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I happen to read Safety Messenger Magazine, lately. I must say it is a very good magazine that justifiably covers major issues in HSE segment. As I am a financial advisor, I have more liking to the business column, and you have tried to keep up the trend. Thankfully, the Narendra Modi led government has promised a good future for businesses in India. The government’s attempts to improve the ease of doing business have yielded good result with the country jumping 12 ranks to 130 in the latest ranking compiled by the World Bank. In 2015, India ranked 142.
If we continue moving up the ranks at this pace we can break into the top 100 very soon.
Soumya Ghosh, New Delhi
In India, daily hundreds of people die due to various diseases and infections. Every minute minimum 10 deaths are reported. Most of the deaths are sudden or unexpected while asleep or awake. Reasons can be a heart attack, brain haemorrhage, or a low or high Blood pressure. According to current estimates, India will soon have the highest number of cases of cardiovascular disease in the world.
Heart disease has escalated among the younger generation with a significant risk in both males and females. Five years ago, we hardly saw young patients with heart problems. Now, young people in the 25-35 age groups are diagnosed with heart disease.
The problem is with the changing lifestyle. People are lured by the fantasies of modern lifestyle and want to follow what others do. The result is negligence to the traditional food habits, laziness in doing daily chores and thus lacking in exercise, heavy use of machineries and vehicles, everything is driving us to only one location that is to the death call of a disease.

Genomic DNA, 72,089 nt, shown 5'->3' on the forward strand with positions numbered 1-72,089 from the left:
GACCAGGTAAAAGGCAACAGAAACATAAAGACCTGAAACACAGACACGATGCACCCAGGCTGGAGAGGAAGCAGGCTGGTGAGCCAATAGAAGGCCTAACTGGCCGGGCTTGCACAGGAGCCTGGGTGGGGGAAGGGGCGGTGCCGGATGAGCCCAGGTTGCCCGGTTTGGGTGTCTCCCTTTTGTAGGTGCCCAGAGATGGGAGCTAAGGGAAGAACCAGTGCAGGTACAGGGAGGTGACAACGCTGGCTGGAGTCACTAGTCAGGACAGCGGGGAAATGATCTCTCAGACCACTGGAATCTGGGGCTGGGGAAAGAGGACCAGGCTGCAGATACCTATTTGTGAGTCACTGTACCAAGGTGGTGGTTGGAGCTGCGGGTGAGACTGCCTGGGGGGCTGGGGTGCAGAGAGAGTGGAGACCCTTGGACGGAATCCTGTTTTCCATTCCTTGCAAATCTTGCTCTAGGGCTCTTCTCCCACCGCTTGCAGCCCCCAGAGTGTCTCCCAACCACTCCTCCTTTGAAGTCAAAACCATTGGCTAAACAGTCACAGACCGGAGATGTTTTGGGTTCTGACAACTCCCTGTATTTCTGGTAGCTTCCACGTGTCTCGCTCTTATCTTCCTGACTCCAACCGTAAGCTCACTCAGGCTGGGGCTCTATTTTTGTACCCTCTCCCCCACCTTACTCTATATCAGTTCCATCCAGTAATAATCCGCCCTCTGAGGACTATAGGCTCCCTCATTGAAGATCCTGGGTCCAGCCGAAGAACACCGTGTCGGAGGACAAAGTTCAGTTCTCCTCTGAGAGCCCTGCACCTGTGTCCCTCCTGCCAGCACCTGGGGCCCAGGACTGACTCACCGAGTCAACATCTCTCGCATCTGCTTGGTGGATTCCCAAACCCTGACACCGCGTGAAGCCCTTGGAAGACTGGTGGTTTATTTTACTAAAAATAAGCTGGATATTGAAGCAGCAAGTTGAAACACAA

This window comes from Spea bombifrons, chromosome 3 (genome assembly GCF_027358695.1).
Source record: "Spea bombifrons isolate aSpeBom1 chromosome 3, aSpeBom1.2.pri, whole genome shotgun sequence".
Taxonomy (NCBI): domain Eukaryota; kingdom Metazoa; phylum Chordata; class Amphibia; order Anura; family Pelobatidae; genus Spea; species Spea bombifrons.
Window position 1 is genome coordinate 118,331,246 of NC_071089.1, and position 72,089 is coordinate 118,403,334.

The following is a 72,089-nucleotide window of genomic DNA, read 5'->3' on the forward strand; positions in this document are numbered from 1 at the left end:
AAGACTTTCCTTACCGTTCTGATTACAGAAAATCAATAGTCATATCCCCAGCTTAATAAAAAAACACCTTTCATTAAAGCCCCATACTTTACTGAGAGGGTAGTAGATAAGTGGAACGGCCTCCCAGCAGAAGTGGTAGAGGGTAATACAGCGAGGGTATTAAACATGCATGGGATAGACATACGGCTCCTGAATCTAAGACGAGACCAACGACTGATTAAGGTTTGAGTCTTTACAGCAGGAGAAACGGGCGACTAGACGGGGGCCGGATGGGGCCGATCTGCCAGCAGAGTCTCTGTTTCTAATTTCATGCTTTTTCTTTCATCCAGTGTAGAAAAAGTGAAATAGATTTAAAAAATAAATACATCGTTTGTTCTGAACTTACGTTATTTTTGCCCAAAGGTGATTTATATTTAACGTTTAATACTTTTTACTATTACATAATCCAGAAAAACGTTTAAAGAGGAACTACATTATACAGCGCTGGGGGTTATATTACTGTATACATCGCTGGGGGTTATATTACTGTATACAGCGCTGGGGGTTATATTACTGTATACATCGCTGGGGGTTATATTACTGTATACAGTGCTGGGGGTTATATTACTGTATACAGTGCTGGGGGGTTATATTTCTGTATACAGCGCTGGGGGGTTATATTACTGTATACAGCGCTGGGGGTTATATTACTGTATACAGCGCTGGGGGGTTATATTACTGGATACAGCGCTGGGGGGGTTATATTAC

Here the people know what is happening around, but still not bothered. Many think, “If life is not for enjoying what is it for”? So eat, do whatever they like and be merry. This is a serious problem now India is facing. India needs strong young and prudent people to lead the nation. This needs a change- a change in self.
Nikhil Kumar, Gurgaon, Haryana
Reading through the article on “Devastating Alzheimer’s”, I would like to say few facts which are not discussed in this article. It is said that people with dementia are more likely to be over 65 and, in fact it is not the case. Dementia is not just an older people’s condition. In 2013, there were 42,325 people with early-onset dementia in the UK.
The people with dementia, both young and the old are faced with certain discrimination in the society. For example, older people are often denied access to the full range of mental health services that are available to younger adults. This particularly disadvantages people with dementia who are more likely to be over 65 and require mental health support. There is also widespread assumption that dementia is merely “getting old” rather than a serious disease. This has resulted in unequal treatment for people with dementia, including poor rates of diagnosis and a lack of appropriate services.
Younger people with dementia are more vulnerable to face discrimination. They may be forced to give up work, excluded from dementia services with a minimum age criterion, forced to travel considerable distances to access appropriate services or left without support.
Too often, people with dementia experience discrimination and treatment that contravenes their human rights. Poor care and support can breach the rights of people with dementia and care takers to not be treated in an inhuman or degrading way, the right to respect for private and family life and the right to liberty.